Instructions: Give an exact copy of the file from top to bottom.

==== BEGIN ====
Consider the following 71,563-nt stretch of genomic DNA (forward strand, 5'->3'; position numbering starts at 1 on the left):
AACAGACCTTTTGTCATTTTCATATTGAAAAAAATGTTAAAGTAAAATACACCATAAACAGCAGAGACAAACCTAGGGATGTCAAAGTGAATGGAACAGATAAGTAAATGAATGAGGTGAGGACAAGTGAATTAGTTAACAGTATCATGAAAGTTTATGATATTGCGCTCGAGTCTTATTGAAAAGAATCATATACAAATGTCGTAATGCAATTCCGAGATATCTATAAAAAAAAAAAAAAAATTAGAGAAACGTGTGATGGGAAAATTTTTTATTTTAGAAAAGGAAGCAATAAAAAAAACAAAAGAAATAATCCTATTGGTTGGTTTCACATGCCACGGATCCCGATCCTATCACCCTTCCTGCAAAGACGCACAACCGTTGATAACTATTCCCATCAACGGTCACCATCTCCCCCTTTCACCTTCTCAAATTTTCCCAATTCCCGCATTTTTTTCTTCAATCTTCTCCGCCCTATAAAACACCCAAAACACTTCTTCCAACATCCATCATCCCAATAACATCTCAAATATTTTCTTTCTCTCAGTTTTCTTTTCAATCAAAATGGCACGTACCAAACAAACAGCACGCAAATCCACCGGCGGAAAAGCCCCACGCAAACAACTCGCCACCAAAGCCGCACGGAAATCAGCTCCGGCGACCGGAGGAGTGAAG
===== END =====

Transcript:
Consider the following 71,563-nt stretch of genomic DNA (forward strand, 5'->3'; position numbering starts at 1 on the left):
AACAGACCTTTTGTCATTTTCATATTGAAAAAAATGTTAAAGTAAAATACACCATAAACAGCAGAGACAAACCTAGGGATGTCAAAGTGAATGGAACAGATAAGTAAATGAATGAGGTGAGGACAAGTGAATTAGTTAACAGTATCATGAAAGTTTATGATATTGCGCTCGAGTCTTATTGAAAAGAATCATATACAAATGTCGTAATGCAATTCCGAGATATCTATAAAAAAAAAAAAAAAATTAGAGAAACGTGTGATGGGAAAATTTTTTATTTTAGAAAAGGAAGCAATAAAAAAAACAAAAGAAATAATCCTATTGGTTGGTTTCACATGCCACGGATCCCGATCCTATCACCCTTCCTGCAAAGACGCACAACCGTTGATAACTATTCCCATCAACGGTCACCATCTCCCCCTTTCACCTTCTCAAATTTTCCCAATTCCCGCATTTTTTTCTTCAATCTTCTCCGCCCTATAAAACACCCAAAACACTTCTTCCAACATCCATCATCCCAATAACATCTCAAATATTTTCTTTCTCTCAGTTTTCTTTTCAATCAAAATGGCACGTACCAAACAAACAGCACGCAAATCCACCGGCGGAAAAGCCCCACGCAAACAACTCGCCACCAAAGCCGCACGGAAATCAGCTCCGGCGACCGGAGGAGTGAAG